Page 492

lations for continuances were entered into by the counsel for both sides. At the September term, 1907, a motion to remand, made by the plaintiff, was overruled, and a subsequent application to reconsider this ruling was also overruled. Thereupon this application for mandamus was presented.

Messrs. Shepard Barclay and Thomas T. Fauntleroy for petitioner.

[Argument of Counsel from pages 492-494 intentionally omitted]

Page 494

Messrs. Harold R. Small, P. Taylor Bryan, and Harvey L. Christie for respondent.

[Argument of Counsel from page 494 intentionally omitted]

Page 495

Mr. Justice Brewer delivered the opinion of the court:

It was held in Ex parte Wisner, 203 U. S. 449, 51 L. ed. 264, 27 Sup. Ct. Rep. 150, that——

'Under §§ 1, 2, 3, of the act of March 3, 1875 (18 Stat. at L. 470, chap. 137), as amended by the act of March 3, 1887 (24 Stat. at L. 552, chap. 373), corrected by the act of August 13, 1888 (25 Stat. at. L. 433, chap. 866, U. S. Comp. Stat. 1901, p. 508), an action commenced in a state court, by a citizen of another state, against a nonresident defendant, who is a citizen of a state other than that of the plaintiff, cannot be removed by the defendant into the circuit court of the United States.'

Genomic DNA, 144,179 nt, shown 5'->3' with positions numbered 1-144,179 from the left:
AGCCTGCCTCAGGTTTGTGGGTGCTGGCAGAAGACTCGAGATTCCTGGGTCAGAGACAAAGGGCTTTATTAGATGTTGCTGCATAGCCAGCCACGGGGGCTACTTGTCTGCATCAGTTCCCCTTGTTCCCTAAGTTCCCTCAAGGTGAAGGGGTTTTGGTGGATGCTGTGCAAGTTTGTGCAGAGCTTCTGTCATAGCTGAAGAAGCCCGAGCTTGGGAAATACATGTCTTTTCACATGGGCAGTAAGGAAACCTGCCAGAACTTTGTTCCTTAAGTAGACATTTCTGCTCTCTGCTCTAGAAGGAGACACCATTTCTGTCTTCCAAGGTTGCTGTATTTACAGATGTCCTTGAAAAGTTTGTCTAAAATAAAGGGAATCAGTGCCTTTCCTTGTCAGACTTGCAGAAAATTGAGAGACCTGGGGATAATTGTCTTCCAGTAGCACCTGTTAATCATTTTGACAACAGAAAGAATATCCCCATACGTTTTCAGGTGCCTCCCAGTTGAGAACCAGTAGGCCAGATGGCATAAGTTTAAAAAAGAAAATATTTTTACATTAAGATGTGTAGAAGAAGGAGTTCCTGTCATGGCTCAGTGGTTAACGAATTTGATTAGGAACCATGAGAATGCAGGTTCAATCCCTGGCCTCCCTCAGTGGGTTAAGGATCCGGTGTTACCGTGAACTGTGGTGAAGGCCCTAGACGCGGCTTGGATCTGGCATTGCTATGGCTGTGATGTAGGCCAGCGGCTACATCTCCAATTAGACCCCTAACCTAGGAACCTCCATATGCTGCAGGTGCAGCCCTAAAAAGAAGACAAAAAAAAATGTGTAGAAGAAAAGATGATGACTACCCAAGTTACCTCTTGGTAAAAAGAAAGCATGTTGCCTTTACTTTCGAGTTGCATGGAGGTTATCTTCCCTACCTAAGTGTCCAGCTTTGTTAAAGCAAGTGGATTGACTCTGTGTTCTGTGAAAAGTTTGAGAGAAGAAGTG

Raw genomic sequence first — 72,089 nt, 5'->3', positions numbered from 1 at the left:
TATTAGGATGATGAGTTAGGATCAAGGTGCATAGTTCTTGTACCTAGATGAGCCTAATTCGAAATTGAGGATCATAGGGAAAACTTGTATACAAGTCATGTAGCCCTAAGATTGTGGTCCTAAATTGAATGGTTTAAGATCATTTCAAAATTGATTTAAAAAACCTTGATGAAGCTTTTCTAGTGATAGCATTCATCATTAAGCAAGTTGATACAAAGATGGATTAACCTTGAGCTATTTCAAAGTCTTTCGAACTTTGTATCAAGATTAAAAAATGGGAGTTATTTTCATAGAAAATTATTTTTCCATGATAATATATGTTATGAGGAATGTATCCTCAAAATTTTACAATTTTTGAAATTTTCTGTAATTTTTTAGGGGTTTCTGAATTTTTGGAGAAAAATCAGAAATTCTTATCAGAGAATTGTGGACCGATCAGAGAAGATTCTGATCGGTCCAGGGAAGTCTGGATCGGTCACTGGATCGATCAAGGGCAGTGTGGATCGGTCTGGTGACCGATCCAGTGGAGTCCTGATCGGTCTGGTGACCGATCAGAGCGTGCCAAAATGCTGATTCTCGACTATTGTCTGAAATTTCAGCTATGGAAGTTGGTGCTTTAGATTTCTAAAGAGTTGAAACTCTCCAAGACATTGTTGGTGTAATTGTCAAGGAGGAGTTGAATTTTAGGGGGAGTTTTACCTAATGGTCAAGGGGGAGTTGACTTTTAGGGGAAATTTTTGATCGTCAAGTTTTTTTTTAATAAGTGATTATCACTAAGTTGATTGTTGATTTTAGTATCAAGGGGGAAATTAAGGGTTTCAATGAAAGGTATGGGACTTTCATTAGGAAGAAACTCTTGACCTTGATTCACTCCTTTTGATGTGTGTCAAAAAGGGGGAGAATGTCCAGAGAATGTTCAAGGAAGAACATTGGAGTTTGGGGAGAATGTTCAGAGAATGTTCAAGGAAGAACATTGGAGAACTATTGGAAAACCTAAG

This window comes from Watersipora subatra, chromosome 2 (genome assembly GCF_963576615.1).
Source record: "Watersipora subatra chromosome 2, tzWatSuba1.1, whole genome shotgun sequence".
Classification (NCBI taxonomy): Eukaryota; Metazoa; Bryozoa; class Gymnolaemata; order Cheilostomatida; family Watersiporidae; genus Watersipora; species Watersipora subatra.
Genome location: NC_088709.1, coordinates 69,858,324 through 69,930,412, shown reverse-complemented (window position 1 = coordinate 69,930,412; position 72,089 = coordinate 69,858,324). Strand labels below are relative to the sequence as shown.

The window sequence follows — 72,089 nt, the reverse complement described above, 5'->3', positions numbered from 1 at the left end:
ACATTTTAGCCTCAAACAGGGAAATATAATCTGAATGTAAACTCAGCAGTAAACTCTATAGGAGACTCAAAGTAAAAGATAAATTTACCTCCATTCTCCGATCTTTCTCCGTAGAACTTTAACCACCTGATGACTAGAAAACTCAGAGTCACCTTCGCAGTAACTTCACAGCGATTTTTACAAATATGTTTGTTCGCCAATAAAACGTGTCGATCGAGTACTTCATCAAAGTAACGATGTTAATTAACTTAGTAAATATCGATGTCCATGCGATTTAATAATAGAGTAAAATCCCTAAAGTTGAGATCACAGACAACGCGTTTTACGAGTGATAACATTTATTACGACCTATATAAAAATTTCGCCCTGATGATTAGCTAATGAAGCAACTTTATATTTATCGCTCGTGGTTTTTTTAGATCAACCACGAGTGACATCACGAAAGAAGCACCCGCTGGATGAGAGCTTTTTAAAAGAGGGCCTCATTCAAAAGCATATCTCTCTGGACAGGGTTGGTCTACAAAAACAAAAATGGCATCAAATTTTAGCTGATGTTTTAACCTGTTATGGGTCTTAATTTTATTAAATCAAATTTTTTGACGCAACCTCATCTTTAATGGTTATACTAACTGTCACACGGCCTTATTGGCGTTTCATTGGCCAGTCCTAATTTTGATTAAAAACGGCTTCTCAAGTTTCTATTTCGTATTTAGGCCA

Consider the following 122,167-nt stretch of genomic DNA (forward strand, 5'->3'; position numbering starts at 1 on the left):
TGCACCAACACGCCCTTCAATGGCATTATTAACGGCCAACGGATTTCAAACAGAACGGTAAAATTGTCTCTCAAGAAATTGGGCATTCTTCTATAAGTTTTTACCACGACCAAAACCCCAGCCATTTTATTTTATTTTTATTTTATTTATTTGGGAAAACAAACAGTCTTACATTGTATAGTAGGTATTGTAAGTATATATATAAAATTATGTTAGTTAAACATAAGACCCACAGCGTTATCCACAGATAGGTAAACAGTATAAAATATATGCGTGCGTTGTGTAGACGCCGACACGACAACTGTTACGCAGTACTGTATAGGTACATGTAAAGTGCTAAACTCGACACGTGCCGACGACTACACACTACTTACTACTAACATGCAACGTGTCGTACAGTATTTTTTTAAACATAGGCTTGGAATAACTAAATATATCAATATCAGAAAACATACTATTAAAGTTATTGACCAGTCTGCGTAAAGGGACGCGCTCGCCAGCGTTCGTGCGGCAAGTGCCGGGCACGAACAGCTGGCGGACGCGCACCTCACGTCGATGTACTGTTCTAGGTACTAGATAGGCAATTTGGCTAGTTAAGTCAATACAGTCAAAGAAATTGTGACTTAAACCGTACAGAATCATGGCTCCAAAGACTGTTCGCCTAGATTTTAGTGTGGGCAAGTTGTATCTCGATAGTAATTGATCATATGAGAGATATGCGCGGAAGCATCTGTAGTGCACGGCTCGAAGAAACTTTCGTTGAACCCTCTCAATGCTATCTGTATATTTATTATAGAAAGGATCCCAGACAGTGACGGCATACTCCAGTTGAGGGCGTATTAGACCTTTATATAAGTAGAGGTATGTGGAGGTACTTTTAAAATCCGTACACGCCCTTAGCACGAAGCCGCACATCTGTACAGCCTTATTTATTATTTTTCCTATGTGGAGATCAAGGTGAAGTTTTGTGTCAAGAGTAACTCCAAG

On the authority of this case it is contended by petitioner that as in this action none of the parties were citizens of the state of Missouri, it could not be removed by the defendant

Page 496

into the circuit court of the United States, and that, upon the failure of the United States circuit court to remand the case to the state court in which it was originally brought, mandamus from this court is an appropriate remedy. But in that casw the plaintiff never consented to accept the jurisdiction of the United States court, while in this case it is contended that both parties did so consent, and that therefore the decision in that case is not controlling.